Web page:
Journal of Molecular Medicine

, Volume 98, Issue 2, pp 179–191 | Cite as

Novel lysophosphatidic acid receptor 6 antagonists inhibit hepatocellular carcinoma growth through affecting mitochondrial function

  • Davide Gnocchi
  • Saketh Kapoor
  • Patrizia Nitti
  • Maria Maddalena Cavalluzzi
  • Giovanni Lentini
  • Nunzio Denora
  • Carlo Sabbà
  • Antonio MazzoccaEmail author
Original Article


Hepatocellular carcinoma (HCC) is one of the most prevalent cancers worldwide and the commonest liver cancer. It is expected to become the third leading cause of cancer-related deaths in Western countries by 2030. Effective pharmacological approaches for HCC are still unavailable, and the currently approved systemic treatments are unsatisfactory in terms of therapeutic results, showing many side effects. Thus, searching for new effective and nontoxic molecules for HCC treatment is of paramount importance. We previously demonstrated that lysophosphatidic acid (LPA) is an important contributor to the pathogenesis of HCC and that lysophosphatidic acid receptor 6 (LPAR6) actively supports HCC tumorigenicity. Here, we screened for novel LPAR6 antagonists and found that two compounds, 4-methylene-2-octyl-5-oxotetra-hydrofuran-3-carboxylic acid (C75) and 9-xanthenylacetic acid (XAA), efficiently inhibit HCC growth, both in vitro and in vitro, without displaying toxic effects at the effective doses. We further investigated the mechanisms of action of C75 and XAA and found that these compounds determine a G1-phase cell cycle arrest, without inducing apoptosis at the effective doses. Moreover, we discovered that both molecules act on mitochondrial homeostasis, by increasing mitochondrial biogenesis and reducing mitochondrial membrane potential. Overall, our results show two newly identified LPAR6 antagonists with a concrete potential to be translated into effective and side effect–free molecules for HCC therapy.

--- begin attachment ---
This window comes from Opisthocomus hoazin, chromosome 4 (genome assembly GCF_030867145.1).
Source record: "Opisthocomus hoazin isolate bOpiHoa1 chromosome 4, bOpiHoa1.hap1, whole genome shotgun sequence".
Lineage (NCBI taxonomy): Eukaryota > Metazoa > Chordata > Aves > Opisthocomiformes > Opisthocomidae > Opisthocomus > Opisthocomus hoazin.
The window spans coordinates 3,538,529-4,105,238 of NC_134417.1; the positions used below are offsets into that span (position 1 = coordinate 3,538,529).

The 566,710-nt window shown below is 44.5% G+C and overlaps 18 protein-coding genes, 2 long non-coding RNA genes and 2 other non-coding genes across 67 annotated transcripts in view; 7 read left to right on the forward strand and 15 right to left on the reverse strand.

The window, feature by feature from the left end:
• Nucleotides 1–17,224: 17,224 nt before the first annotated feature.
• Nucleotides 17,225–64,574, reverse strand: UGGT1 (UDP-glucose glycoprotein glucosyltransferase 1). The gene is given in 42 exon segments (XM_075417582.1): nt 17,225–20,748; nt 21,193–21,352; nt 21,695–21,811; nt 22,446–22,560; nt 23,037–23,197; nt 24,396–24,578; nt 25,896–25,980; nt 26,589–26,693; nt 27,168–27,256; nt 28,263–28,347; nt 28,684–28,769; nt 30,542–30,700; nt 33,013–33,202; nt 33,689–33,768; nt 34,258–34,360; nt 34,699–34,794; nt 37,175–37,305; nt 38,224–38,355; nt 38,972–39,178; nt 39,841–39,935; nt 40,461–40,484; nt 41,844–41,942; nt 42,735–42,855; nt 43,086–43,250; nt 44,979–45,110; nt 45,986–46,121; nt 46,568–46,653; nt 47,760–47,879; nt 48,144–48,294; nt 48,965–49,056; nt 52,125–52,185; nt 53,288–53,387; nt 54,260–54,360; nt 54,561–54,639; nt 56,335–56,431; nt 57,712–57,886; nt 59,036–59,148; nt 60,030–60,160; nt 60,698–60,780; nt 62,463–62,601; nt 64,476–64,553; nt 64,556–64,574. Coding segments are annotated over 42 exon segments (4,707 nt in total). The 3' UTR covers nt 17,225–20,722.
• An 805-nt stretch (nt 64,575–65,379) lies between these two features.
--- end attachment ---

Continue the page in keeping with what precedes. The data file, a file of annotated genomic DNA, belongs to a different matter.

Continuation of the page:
Hepatocellular carcinoma (HCC) Lysophosphatidic acid receptor 6 (LPAR6) Lysophosphatidic acid receptor 6 antagonists Drug discovery and design Drug therapy 



We are grateful to Ms. Loredana Acquaro for her precious technical support.

Funding information

This work was supported by a research grant from AIRC (Italian Association for Cancer Research) to A. Mazzocca (Investigator Grant (IG) 2015 Id. 17758).

Compliance with ethical standards

All animal procedures were conducted in accordance with the national and international Guidelines for the Care and Use of Laboratory and were approved by the local Institutional Animal Care and Use Committee.

Conflict of interest

The authors declare that they have no conflict of interest.

Supplementary material

109_2019_1862_MOESM1_ESM.pdf (2.5 mb)
ESM 1 (PDF 2559 kb)


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Copyright information

© Springer-Verlag GmbH Germany, part of Springer Nature 2019

Authors and Affiliations

  1. 1.Interdisciplinary Department of MedicineUniversity of Bari School of MedicineBariItaly
  2. 2.Stem Cells and Regenerative Medicine CentreYenepoya Research Centre, Yenepoya (deemed to be University)MangaloreIndia
  3. 3.Department of Chemical and Pharmaceutical SciencesUniversity of TriesteTriesteItaly
  4. 4.Department of Pharmacy - Drug SciencesUniversity of Bari Aldo MoroBariItaly

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